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Math Help - Formal power series: identity problem

  1. #1
    Junior Member Greg98's Avatar
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    Formal power series: identity problem

    Hello,
    the problem is to show by calculating that:
    \displaystyle\frac{x(1+x)}{(1-x)^3}=\sum_{i=0}^{\infty}k^2x^k.

    I know the solution has to do something formal power series. I found following pieces: link 1 and link 2 , but even those couldn't get me any further. Also WolframAlpha didn't gave me any clue, though there's some information. I'm completely stuck, which means any help is welcome. Thank you!
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  2. #2
    Behold, the power of SARDINES!
    TheEmptySet's Avatar
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    Quote Originally Posted by Greg98 View Post
    Hello,
    the problem is to show by calculating that:
    \displaystyle\frac{x(1+x)}{(1-x)^3}=\sum_{i=0}^{\infty}k^2x^k.

    I know the solution has to do something formal power series. I found following pieces: link 1 and link 2 , but even those couldn't get me any further. Also WolframAlpha didn't gave me any clue, though there's some information. I'm completely stuck, which means any help is welcome. Thank you!
    Very formally we have

    \displaystyle \frac{1}{1-x}=\sum_{k=0}^{\infty}x^k

    Now consider

    What is

    \displaystyle x\frac{d}{dx}\left( x\frac{d}{dx}x^k\right)=?

    Why does this help?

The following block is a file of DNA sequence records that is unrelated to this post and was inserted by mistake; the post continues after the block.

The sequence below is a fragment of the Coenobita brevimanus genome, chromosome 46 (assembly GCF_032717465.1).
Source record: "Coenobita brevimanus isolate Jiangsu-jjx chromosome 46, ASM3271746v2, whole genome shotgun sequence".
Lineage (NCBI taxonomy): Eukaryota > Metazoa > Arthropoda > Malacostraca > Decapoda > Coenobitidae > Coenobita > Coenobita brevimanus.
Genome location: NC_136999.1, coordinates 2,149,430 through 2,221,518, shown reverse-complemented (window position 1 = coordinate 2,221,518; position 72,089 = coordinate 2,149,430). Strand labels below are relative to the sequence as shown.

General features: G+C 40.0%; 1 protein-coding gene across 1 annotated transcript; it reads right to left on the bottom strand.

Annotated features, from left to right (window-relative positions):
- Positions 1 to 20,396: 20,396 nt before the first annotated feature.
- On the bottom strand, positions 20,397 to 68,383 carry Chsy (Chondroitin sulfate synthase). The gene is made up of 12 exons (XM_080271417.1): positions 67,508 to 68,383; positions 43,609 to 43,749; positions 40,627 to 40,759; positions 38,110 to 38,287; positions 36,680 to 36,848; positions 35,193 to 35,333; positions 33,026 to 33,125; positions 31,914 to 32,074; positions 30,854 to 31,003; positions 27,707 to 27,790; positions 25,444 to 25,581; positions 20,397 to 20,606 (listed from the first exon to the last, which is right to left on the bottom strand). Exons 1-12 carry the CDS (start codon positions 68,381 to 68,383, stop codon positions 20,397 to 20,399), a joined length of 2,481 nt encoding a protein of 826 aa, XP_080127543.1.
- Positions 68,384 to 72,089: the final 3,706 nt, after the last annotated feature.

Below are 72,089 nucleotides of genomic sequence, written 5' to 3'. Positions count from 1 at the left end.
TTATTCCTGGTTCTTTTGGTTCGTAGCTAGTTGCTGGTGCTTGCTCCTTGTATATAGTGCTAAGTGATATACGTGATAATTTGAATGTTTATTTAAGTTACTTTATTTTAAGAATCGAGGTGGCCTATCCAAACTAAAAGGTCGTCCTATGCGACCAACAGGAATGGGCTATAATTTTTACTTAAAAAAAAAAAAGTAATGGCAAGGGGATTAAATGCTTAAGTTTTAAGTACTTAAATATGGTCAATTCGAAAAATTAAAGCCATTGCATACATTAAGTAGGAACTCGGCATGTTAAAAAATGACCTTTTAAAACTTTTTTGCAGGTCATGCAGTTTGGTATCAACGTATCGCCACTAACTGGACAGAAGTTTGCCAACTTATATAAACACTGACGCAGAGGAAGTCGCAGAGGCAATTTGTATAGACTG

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  3. #3
    MHF Contributor chisigma's Avatar
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    Quote Originally Posted by Greg98 View Post
    Hello,
    the problem is to show by calculating that:
    \displaystyle\frac{x(1+x)}{(1-x)^3}=\sum_{i=0}^{\infty}k^2x^k.

    I know the solution has to do something formal power series. I found following pieces: link 1 and link 2 , but even those couldn't get me any further. Also WolframAlpha didn't gave me any clue, though there's some information. I'm completely stuck, which means any help is welcome. Thank you!
    Proceeding [tediously...] 'step by step' we have...

    \displaystyle \sum_{k=0}^{\infty} k^{2}\ x^{k} = x\ \sum_{k=0}^{\infty} k^{2}\ x^{k-1} = x\ \frac{d}{dx} \sum_{k=0}^{\infty} k\ x^{k}=  x\ \frac{d}{dx} (x\ \sum_{k=0}^{\infty} k\ x^{k-1})=

    \displaystyle = x\ \frac{d}{dx} (x\ \frac{d}{dx} \frac{1}{1-x}) = x\ \frac{d}{dx} \frac{x}{(1-x)^{2}}= x\ \frac{(1-x)^{2} +2 x (1-x)}{(1-x)^{4}} =

    \displaystyle = x\ \frac{1-x+2 x}{(1-x)^{3}} = x\ \frac{1+x}{(1-x)^{3}}

    Kind regards

    \chi \sigma
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